Friday, July 24, 2009

Rejected at every turn

the star online
The public must strive to make themselves aware of the plight of refugees and endeavour to assist where possible.
WE have refugees in Malay-sia. This is a fact. As Malay-sians, we cannot turn a blind eye. But who exactly is a refugee?
Article 1 of the 1951 United Nations Convention relating to the Status of Refugees (“the Convention”) defines a refugee, inter alia, as a person who “owing to a well-founded fear of being persecuted for reasons of race, religion, nationality, membership of a particular social group or political opinion, is outside the country of his nationality and is unable or, owing to such fear, is unwilling to avail himself of the protection of that country; or who, not having a nationality and being outside the country of his former habitual residence as a result of such events, is unable or, owing to such fear, is unwilling to return to it.”
A refugee is not an economic migrant. An economic migrant is a person who has left his country seeking a better life and can always return to live peacefully.
If caught without travel documents here, he would be subject to Malaysia’s immigration laws and be considered an illegal immigrant.
A refugee, on the other hand, will be faced with the threat of persecution upon return. In other words, refugees are here in Malaysia not out of choice but out of necessity. As refugees have fled their country, they lack the necessary travel documents.
The Convention also outlines the rights of a refugee and as at 2008, it has been signed by 144 countries. However, Malaysia is not a signatory.
In Malaysia, our immigration laws, particularly the Immigration Act 1959/63 (Act 155), do not make a distinction between a refugee and an illegal immigrant (whether economic or otherwise). It is in this regard that Malaysia continues to arrest, and deport, refugees in the country.
From an international platform, such action/punishment by the Malaysian authorities for someone who is running away from threats of persecution appears draconian.
In any event, penalties afforded by the law should, in fact, serve to rehabilitate the offender, not add further psychological and physical trauma.
It should be noted that Article 33 of the Convention stipulates that a refugee is not to be returned (non-refoulement) to his country of origin, as his life or freedom would be threatened.
In Malaysia, the Office of the United Nations High Commissioner for Refugees (UNHCR, set up to primarily safeguard the rights and well-being of refugees) began its operations in the 1970s with the arrival of the Vietnamese refugees.
The UNHCR interviews refugees to assess their circumstance before registering them and providing them with documentation i.e. an identity card.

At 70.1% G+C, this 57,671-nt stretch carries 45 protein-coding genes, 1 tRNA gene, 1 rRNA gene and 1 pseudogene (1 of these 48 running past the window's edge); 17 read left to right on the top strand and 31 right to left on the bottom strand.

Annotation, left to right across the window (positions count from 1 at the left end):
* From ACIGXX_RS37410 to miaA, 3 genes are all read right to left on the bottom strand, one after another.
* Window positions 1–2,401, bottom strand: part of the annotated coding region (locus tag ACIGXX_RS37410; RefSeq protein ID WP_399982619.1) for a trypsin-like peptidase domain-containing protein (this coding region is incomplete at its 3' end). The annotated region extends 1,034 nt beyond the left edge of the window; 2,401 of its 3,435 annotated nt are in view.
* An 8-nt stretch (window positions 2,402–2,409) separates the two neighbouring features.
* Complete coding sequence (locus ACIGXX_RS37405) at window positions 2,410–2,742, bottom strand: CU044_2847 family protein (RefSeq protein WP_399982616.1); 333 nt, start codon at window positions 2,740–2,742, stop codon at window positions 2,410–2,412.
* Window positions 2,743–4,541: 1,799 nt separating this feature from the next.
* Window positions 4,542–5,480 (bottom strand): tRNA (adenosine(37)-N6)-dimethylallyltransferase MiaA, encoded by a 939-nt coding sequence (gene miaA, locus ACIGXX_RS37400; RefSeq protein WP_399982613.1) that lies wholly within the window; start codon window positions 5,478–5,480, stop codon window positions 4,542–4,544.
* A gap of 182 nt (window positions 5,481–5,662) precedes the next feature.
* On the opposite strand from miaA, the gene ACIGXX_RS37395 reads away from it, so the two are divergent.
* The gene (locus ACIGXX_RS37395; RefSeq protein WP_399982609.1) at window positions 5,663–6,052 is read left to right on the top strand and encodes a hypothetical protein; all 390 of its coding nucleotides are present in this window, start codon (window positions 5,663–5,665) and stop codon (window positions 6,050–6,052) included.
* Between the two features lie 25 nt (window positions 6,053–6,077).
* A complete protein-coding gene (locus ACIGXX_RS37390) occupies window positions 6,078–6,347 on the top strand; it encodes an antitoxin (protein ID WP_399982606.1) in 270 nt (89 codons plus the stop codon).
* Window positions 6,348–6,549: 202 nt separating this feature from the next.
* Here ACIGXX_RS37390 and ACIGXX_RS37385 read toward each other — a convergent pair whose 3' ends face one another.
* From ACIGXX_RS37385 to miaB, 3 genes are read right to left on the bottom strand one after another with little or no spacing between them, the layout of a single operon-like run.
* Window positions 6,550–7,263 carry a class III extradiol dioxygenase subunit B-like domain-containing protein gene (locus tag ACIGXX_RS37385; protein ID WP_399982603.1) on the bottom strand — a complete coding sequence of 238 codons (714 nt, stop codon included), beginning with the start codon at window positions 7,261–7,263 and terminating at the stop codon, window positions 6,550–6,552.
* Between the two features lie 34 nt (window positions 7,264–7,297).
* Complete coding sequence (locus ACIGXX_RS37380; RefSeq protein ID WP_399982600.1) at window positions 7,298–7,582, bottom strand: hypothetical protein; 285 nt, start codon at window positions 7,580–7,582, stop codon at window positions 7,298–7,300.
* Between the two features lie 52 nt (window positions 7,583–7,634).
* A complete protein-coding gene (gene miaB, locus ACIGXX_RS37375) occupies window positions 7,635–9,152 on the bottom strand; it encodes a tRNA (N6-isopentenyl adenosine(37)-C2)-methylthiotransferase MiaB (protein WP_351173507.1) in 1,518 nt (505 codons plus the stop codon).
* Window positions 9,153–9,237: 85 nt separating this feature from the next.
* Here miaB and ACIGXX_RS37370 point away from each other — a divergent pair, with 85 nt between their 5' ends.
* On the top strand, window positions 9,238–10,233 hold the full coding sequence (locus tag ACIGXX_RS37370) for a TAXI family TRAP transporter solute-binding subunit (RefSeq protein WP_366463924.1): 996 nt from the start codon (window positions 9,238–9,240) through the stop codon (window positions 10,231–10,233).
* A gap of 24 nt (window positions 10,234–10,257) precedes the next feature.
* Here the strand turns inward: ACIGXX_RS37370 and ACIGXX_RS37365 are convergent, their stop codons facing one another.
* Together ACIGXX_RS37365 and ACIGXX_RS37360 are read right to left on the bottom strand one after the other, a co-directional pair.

This interview, as well as an investigative process, thoroughly assess all refugee applications to ensure the validity of the claims.
It is through this that UNHCR ensures a person has a valid claim for refugee status.
To date, the UNHCR has registered more than 45,000 persons of concern consisting of Myanmars, Sri Lankans, Iraqis, Somalis and Palestinians.
Myanmars tally the highest owing to the presence of the repressive military junta in Myanmar. Unfortunately, as Malaysia is yet a signatory to the Convention, the identity cards issued by UNHCR remain unrecognised by our authorities, resulting in arrests, detention and deportation under Malaysia’s immigration laws.
Aside from evading arrests, refugees have various other afflictions. Fifty Refugees (http://fiftyrefugees.wordpress.com/) is a blog that provides real life accounts of the hardships suffered by the refugees in Malaysia: refugees scrounging for jobs, abuses by employers, victims of robberies; men are beaten, women are raped, and children have been displaced.
Being refugees, they have no legal standing in this country, and therefore, have no alternatives in their situation – no recourse to the law.
In fact, the Government has recently enacted the Anti-Trafficking in Persons Act 2007 to provide for the offence of trafficking in persons as well as protection and support for trafficked persons.
However, the implementation to date has been rather pathetic as prosecution is slim and there is still no recognition for refugees.
In 2007, the then Foreign Minister Datuk Seri Syed Hamid Albar was reported to have said: “If we recognise refugees, we could open the floodgates and encourage them to come here just to escape economic hardship in their own country.”
As explained, a refugee is different from an economic immigrant. This statement shows ignorance on the part of our authorities. I certainly hope this isn’t a reflection of the Malaysian conscience.
The Government aside, the Malaysian public must strive to make themselves aware of the plight of refugees domestically and internationally while endeavouring to assist where possible. We cannot disregard the curtailment of human rights and democracy in Malaysia or foreign lands.
We are fortunate to be Malaysians and have a Constitution that guarantees everyone freedom of speech and equality.
We know what it feels like to be treated with dignity. We understand truth, justice and freedom.
We must now afford that privilege to everyone else, live by our conscience and use our liberty to promote democracy.
The writer is a young lawyer. Putik Lada, or pepper buds in Malay, captures the spirit and intention of this column — a platform for young lawyers to articulate their views and aspirations about the law, justice and a civil society. For more information about the young lawyers, please visit www.malaysianbar.org.my/nylc.

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